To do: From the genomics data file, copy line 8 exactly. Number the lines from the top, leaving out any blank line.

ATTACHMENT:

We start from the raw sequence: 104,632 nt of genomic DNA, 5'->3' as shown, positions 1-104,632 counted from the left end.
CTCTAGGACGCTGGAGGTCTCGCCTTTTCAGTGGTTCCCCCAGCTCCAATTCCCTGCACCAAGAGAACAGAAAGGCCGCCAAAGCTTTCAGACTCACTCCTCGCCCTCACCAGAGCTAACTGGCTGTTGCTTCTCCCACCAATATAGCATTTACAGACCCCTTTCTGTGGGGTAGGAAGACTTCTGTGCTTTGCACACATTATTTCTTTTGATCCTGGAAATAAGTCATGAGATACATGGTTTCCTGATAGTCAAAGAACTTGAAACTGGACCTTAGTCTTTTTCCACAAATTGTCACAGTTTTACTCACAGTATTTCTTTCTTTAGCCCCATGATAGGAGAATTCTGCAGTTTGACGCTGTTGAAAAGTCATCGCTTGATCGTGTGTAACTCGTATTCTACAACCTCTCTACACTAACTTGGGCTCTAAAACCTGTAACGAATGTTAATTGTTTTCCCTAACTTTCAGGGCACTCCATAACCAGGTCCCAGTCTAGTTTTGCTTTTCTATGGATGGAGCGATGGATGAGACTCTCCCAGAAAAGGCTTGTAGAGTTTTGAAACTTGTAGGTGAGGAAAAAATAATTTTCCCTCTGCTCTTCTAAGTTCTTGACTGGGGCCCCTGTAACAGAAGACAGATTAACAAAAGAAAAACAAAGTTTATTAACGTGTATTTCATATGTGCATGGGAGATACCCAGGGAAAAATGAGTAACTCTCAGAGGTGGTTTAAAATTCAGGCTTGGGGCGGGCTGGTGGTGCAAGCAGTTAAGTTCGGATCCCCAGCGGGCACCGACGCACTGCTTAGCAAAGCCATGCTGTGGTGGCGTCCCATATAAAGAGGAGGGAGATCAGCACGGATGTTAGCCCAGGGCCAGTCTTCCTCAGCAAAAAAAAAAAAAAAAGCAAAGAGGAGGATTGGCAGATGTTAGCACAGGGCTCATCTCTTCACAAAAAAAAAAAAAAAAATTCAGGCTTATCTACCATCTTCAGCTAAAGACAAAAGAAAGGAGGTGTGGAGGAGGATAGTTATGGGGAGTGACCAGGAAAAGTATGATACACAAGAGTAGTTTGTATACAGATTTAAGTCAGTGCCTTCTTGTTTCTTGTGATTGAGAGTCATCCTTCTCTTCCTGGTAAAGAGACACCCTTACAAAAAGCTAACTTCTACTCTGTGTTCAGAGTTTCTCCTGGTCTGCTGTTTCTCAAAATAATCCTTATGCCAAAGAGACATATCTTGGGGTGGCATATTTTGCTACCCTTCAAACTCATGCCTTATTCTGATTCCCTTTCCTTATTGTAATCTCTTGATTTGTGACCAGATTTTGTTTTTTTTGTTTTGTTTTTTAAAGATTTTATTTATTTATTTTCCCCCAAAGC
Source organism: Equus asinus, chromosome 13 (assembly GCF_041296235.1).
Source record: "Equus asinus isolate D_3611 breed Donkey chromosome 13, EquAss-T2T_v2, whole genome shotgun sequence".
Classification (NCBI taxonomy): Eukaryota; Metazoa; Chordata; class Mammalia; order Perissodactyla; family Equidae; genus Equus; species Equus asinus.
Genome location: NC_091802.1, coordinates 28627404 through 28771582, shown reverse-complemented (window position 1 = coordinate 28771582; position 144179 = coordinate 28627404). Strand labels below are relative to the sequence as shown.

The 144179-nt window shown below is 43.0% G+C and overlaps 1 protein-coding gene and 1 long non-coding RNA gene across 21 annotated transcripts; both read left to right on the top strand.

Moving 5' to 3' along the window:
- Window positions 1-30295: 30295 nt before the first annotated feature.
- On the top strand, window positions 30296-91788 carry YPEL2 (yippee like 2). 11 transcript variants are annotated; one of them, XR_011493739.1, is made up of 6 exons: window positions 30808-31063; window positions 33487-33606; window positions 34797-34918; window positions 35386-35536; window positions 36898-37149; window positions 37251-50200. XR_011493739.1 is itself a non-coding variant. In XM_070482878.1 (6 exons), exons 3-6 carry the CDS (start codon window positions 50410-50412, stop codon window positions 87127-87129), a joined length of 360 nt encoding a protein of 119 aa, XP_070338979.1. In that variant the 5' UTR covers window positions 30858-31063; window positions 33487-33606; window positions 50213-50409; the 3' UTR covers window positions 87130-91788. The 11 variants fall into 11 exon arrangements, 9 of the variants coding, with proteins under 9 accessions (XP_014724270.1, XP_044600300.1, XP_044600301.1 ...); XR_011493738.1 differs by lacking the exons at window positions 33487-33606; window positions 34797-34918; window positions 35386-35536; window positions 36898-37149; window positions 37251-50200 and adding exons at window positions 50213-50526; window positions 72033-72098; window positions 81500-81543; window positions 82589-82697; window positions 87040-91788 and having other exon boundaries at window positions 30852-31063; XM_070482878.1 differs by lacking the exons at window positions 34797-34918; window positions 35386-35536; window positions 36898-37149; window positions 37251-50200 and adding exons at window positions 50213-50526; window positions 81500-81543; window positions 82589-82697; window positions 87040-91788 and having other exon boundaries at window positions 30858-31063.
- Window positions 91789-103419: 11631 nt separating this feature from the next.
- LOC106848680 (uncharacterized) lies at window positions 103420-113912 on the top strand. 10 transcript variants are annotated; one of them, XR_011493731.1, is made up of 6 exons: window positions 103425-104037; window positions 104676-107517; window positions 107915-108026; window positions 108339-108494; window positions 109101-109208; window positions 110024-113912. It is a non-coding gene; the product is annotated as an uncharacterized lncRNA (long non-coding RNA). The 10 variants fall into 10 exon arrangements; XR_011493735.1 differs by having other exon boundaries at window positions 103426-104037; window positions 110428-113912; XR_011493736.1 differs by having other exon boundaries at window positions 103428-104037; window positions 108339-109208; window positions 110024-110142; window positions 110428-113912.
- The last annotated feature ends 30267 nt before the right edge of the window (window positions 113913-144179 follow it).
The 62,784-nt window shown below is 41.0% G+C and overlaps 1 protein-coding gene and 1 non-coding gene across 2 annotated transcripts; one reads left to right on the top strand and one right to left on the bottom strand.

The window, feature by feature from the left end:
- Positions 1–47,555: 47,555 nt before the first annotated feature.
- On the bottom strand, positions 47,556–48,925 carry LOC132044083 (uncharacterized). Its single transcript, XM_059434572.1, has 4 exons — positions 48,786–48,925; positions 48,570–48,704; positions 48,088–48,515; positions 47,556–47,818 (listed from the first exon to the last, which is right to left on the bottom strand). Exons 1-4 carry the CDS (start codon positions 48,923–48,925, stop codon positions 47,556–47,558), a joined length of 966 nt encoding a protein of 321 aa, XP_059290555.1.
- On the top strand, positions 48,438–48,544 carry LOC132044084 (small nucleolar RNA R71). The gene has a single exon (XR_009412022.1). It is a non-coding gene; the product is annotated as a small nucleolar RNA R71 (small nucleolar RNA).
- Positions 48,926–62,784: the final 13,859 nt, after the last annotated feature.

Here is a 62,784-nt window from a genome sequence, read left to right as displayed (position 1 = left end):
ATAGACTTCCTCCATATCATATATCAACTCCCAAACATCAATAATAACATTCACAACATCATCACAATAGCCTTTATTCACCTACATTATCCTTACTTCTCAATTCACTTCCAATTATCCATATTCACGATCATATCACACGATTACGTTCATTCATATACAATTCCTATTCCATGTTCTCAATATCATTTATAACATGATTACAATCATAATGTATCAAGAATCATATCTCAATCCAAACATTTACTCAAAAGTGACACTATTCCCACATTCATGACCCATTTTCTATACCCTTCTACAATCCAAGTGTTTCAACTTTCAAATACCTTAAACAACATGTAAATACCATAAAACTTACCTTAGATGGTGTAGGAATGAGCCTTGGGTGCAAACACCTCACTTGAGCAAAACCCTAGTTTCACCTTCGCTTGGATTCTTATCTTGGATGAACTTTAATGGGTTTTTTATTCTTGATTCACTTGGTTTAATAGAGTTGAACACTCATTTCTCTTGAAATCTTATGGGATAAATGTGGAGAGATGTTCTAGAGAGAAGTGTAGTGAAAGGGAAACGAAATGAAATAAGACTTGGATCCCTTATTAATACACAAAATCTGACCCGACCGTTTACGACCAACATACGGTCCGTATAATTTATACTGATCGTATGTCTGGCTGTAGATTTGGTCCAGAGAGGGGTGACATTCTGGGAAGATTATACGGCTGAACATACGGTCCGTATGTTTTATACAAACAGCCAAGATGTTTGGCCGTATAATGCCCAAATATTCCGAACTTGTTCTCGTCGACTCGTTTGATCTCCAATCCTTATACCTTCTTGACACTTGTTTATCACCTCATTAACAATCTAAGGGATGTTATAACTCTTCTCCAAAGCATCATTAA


Moving 5' to 3' along the window: